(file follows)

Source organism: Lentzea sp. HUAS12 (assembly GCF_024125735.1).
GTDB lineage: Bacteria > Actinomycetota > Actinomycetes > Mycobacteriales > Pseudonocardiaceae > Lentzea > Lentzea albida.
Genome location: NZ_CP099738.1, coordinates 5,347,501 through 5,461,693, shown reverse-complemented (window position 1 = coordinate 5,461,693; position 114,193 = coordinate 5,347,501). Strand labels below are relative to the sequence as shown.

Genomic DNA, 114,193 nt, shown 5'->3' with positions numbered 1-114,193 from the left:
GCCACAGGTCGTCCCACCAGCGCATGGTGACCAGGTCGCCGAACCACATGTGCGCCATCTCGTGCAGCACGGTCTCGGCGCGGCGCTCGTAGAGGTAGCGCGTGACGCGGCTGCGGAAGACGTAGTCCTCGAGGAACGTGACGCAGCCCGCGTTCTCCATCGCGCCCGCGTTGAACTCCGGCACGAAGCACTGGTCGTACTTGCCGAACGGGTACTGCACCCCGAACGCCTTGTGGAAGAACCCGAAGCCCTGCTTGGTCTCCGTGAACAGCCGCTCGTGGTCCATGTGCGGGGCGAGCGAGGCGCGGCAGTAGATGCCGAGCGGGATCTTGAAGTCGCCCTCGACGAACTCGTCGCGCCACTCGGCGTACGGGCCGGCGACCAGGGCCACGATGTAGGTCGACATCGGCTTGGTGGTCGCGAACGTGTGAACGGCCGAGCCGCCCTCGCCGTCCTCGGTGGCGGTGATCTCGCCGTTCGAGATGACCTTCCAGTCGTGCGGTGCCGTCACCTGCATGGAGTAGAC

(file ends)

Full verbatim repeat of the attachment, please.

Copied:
Source organism: Lentzea sp. HUAS12 (assembly GCF_024125735.1).
GTDB lineage: Bacteria > Actinomycetota > Actinomycetes > Mycobacteriales > Pseudonocardiaceae > Lentzea > Lentzea albida.
Genome location: NZ_CP099738.1, coordinates 5,347,501 through 5,461,693, shown reverse-complemented (window position 1 = coordinate 5,461,693; position 114,193 = coordinate 5,347,501). Strand labels below are relative to the sequence as shown.

Genomic DNA, 114,193 nt, shown 5'->3' with positions numbered 1-114,193 from the left:
GCCACAGGTCGTCCCACCAGCGCATGGTGACCAGGTCGCCGAACCACATGTGCGCCATCTCGTGCAGCACGGTCTCGGCGCGGCGCTCGTAGAGGTAGCGCGTGACGCGGCTGCGGAAGACGTAGTCCTCGAGGAACGTGACGCAGCCCGCGTTCTCCATCGCGCCCGCGTTGAACTCCGGCACGAAGCACTGGTCGTACTTGCCGAACGGGTACTGCACCCCGAACGCCTTGTGGAAGAACCCGAAGCCCTGCTTGGTCTCCGTGAACAGCCGCTCGTGGTCCATGTGCGGGGCGAGCGAGGCGCGGCAGTAGATGCCGAGCGGGATCTTGAAGTCGCCCTCGACGAACTCGTCGCGCCACTCGGCGTACGGGCCGGCGACCAGGGCCACGATGTAGGTCGACATCGGCTTGGTGGTCGCGAACGTGTGAACGGCCGAGCCGCCCTCGCCGTCCTCGGTGGCGGTGATCTCGCCGTTCGAGATGACCTTCCAGTCGTGCGGTGCCGTCACCTGCATGGAGTAGAC